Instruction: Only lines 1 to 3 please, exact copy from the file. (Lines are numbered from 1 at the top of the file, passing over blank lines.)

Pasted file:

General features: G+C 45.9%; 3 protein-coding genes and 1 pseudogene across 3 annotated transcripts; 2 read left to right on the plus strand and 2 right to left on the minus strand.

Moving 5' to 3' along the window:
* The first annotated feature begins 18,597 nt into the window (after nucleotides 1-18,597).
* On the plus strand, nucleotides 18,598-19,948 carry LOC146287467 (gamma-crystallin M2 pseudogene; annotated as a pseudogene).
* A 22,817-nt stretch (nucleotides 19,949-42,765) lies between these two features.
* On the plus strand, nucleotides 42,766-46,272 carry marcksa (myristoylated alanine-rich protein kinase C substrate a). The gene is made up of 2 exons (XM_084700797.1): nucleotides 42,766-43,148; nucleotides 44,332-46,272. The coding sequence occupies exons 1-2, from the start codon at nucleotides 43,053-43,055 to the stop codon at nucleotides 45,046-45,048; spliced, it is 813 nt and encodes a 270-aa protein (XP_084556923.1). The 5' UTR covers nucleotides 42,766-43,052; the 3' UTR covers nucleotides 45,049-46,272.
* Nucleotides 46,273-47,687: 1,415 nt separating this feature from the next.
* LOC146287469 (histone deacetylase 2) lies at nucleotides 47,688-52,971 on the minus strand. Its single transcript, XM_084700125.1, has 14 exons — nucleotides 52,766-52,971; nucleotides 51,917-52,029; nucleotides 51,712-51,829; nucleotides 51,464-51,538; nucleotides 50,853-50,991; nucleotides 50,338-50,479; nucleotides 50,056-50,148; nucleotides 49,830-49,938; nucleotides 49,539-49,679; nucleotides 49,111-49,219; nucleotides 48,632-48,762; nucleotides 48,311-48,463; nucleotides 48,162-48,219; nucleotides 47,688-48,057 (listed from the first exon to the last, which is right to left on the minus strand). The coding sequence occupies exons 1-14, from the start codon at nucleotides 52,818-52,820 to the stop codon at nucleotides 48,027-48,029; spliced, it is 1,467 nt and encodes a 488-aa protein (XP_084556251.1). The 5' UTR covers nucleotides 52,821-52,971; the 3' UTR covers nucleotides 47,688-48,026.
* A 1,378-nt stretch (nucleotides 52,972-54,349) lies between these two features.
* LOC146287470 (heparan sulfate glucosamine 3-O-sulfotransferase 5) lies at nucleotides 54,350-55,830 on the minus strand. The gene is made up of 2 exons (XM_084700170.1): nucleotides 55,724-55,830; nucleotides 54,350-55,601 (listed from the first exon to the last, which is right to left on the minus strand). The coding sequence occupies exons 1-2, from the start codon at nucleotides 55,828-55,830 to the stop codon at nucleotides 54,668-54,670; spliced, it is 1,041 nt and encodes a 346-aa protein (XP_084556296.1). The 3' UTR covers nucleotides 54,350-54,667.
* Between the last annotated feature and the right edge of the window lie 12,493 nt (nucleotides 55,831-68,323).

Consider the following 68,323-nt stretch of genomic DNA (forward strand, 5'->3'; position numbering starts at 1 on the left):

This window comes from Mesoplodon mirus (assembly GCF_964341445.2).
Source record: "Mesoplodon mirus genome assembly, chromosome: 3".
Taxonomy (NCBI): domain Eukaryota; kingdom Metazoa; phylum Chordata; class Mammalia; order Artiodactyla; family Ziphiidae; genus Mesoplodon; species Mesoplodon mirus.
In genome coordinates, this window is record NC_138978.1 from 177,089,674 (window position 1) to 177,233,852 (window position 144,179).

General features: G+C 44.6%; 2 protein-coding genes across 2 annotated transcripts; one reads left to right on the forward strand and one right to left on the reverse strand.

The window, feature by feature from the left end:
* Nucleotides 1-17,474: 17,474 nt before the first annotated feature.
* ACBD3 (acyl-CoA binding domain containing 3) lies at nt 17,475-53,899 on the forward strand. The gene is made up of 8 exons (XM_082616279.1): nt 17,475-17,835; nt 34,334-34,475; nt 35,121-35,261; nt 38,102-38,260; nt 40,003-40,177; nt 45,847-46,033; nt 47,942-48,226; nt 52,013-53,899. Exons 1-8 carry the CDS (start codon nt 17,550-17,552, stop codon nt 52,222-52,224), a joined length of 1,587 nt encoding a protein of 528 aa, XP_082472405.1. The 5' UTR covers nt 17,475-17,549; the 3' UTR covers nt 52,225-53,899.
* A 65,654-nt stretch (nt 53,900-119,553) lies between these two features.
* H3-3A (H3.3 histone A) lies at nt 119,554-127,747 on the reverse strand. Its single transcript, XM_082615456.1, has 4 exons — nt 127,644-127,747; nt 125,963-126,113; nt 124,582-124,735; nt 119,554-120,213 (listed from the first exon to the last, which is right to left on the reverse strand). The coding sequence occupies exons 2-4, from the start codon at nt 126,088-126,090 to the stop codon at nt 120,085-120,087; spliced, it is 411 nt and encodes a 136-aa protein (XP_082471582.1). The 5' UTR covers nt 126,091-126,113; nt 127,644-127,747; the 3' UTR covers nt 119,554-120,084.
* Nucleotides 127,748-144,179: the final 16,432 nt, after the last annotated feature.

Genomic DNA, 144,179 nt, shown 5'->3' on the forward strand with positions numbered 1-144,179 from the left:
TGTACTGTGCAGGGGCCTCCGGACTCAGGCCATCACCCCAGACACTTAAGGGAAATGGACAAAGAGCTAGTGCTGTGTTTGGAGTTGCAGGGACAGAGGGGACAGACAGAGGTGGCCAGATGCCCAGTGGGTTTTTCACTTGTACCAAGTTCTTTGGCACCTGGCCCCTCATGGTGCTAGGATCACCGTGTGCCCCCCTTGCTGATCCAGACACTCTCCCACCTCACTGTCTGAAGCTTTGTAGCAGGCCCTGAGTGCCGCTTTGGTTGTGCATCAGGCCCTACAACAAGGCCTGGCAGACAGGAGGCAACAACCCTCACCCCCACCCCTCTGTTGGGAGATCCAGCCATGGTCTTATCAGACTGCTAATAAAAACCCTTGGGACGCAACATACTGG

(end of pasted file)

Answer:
General features: G+C 45.9%; 3 protein-coding genes and 1 pseudogene across 3 annotated transcripts; 2 read left to right on the plus strand and 2 right to left on the minus strand.

Moving 5' to 3' along the window:
* The first annotated feature begins 18,597 nt into the window (after nucleotides 1-18,597).